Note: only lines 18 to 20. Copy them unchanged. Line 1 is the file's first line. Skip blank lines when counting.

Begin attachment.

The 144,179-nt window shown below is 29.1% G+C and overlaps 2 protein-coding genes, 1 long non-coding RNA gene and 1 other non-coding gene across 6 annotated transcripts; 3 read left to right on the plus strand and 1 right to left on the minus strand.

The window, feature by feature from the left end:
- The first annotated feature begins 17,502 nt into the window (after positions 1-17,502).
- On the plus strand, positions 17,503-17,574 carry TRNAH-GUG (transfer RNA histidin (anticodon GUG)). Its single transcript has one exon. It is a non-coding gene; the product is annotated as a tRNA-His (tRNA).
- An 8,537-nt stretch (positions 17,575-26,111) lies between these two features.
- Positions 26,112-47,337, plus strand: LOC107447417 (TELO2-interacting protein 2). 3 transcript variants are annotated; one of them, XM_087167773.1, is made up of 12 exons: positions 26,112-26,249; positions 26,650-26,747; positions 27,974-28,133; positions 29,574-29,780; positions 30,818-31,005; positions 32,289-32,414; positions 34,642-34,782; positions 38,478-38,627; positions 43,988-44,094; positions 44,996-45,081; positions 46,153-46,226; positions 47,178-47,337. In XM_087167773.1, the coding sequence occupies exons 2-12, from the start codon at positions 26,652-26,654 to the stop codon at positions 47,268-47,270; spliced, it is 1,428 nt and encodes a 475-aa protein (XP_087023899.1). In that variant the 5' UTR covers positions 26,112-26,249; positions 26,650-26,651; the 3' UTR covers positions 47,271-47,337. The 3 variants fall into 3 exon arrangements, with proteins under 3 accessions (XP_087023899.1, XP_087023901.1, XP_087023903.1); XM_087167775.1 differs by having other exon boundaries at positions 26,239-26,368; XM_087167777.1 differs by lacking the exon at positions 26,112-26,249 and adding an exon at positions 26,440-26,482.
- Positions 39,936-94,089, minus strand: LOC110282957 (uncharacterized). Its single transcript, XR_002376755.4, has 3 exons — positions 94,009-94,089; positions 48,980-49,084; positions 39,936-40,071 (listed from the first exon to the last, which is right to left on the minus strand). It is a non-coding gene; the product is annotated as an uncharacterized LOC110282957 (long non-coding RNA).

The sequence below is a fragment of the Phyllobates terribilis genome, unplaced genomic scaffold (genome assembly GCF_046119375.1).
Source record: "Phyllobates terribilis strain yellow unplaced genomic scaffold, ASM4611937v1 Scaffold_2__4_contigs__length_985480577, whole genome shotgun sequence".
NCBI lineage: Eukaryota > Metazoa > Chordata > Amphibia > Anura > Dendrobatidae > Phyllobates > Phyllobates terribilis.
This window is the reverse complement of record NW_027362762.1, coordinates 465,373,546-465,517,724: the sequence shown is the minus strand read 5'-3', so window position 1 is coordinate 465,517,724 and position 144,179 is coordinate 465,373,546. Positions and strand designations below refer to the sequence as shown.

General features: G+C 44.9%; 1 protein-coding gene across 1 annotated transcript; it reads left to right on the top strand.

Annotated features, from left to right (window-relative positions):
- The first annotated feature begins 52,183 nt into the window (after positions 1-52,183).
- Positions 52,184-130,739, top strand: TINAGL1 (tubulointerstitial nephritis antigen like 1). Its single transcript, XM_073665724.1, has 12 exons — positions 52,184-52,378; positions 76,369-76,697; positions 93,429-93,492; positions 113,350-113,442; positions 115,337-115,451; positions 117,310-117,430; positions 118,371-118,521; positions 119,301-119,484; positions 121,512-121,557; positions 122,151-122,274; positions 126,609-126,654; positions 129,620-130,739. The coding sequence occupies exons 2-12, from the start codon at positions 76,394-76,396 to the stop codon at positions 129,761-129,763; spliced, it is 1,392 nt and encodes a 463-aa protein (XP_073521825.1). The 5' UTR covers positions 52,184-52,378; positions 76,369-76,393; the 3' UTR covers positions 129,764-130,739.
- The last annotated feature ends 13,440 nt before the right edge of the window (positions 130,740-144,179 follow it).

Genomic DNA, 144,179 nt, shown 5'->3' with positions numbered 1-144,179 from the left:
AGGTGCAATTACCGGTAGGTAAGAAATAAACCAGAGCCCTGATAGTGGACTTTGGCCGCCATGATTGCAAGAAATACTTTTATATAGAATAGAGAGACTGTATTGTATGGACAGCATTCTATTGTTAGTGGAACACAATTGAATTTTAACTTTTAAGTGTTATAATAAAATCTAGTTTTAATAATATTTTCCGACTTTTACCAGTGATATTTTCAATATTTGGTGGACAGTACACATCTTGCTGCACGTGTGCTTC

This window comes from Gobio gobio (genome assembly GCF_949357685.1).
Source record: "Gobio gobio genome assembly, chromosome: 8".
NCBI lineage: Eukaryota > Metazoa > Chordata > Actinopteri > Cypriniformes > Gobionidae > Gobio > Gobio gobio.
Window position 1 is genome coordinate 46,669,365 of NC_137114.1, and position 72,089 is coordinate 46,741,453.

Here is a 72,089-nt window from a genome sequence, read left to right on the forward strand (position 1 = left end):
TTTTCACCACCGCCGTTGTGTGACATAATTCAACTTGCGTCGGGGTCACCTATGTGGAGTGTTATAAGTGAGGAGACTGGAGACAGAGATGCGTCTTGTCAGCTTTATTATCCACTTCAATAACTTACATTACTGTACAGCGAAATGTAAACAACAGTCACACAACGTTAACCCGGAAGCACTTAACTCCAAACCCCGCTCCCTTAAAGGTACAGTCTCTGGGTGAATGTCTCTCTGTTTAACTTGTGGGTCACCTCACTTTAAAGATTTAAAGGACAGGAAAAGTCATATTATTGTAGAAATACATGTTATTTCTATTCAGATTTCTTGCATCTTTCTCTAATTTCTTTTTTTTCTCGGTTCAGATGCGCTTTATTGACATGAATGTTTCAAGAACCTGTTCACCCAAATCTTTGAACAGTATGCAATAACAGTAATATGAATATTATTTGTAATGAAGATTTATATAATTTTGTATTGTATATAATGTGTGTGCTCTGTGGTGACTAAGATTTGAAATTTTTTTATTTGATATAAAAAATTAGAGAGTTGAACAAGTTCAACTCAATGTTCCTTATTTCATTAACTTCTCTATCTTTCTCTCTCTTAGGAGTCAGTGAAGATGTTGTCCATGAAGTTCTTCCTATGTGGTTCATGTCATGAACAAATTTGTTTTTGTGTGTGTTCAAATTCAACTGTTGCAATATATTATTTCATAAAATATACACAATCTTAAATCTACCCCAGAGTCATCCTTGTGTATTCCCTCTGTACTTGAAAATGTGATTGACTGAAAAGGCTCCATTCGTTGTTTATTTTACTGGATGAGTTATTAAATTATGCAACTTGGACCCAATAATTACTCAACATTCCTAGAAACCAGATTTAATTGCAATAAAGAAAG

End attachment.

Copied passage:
AGGTGCAATTACCGGTAGGTAAGAAATAAACCAGAGCCCTGATAGTGGACTTTGGCCGCCATGATTGCAAGAAATACTTTTATATAGAATAGAGAGACTGTATTGTATGGACAGCATTCTATTGTTAGTGGAACACAATTGAATTTTAACTTTTAAGTGTTATAATAAAATCTAGTTTTAATAATATTTTCCGACTTTTACCAGTGATATTTTCAATATTTGGTGGACAGTACACATCTTGCTGCACGTGTGCTTC

This window comes from Gobio gobio (genome assembly GCF_949357685.1).
Source record: "Gobio gobio genome assembly, chromosome: 8".